JP Gaston:

Yeah, I certainly I miss the in person meetings. I don't miss the request for an in person meeting on the other side of town where I have to Yeah, it's not just my meeting. It's my drive time. It's my closing up what I'm doing and packing up and then leaving and then doing it all again to come home. I think there's a lot that's been enabled by by the pandemic, for sure. But there's, there's a lot of things I miss. Yeah,

Seth Anderson:

agree. We go into the office with a purpose, right? Like if I'm just gonna go to the office and sit there and do what I could do from home all day, and I don't even see anyone. That's a waste for everybody. But for those in person meetings, those whiteboard sessions, those coffees, those that, like you said, Just hearing people talk and being able to sort of inject yourself into that room or that conversation. That's impossible to happen in this environment. So I definitely see the value to some of that stuff. For sure.

Unknown:

I think we overvalue some of the need to get to a meeting and how many people are in meetings. I think there's a lot of wastage in that too. I don't think I need to fly across the country to Toronto for two meetings over two days ever again. I like I don't know why that would ever be necessary now that we've done this. But then yeah, when there's when there's a really necessary relational connection. I want to be in the room with folks as much as possible.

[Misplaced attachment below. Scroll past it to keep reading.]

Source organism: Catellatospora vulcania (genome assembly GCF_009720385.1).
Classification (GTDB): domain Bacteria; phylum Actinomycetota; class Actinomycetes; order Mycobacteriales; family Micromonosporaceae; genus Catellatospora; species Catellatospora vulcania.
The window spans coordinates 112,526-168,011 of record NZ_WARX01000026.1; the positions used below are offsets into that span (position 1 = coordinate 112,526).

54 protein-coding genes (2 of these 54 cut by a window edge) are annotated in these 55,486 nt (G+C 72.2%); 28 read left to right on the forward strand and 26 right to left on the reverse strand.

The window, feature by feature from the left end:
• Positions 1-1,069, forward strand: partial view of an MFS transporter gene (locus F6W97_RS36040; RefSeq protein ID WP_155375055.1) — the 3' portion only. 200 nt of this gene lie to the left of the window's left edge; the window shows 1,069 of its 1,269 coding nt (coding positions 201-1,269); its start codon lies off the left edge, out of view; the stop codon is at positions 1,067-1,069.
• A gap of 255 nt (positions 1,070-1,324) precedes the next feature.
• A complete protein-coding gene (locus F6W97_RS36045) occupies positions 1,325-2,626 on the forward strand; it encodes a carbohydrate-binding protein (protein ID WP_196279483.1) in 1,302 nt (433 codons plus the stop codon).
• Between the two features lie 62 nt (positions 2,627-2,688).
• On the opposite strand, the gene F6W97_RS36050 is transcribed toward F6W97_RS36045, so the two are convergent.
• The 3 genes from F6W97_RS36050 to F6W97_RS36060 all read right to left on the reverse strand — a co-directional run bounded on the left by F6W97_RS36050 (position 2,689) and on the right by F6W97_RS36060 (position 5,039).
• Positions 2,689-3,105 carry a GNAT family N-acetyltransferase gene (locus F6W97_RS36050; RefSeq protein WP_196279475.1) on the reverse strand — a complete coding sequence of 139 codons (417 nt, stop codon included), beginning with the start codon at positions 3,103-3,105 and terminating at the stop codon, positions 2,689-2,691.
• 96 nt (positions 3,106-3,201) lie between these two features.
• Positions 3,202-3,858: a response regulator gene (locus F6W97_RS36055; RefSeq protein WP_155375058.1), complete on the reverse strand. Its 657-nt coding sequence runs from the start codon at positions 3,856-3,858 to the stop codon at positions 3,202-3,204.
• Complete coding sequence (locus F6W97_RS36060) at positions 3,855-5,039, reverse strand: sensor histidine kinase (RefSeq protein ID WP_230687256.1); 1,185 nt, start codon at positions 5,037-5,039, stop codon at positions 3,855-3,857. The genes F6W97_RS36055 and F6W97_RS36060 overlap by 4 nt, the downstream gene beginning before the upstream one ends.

JP Gaston:

The talk, he talked a little bit there about continuous learning. You're also bringing together especially on a board you're bringing together people from All sorts of different industries, all different corporations who already have their own cultures, and you know, their their own experiences, and you need to bring them into a room and now introduce this new culture, which is an amalgamation of two cultures. How do you do like, how do you bring those people together? And how do you get them to continually grow in that space? That's not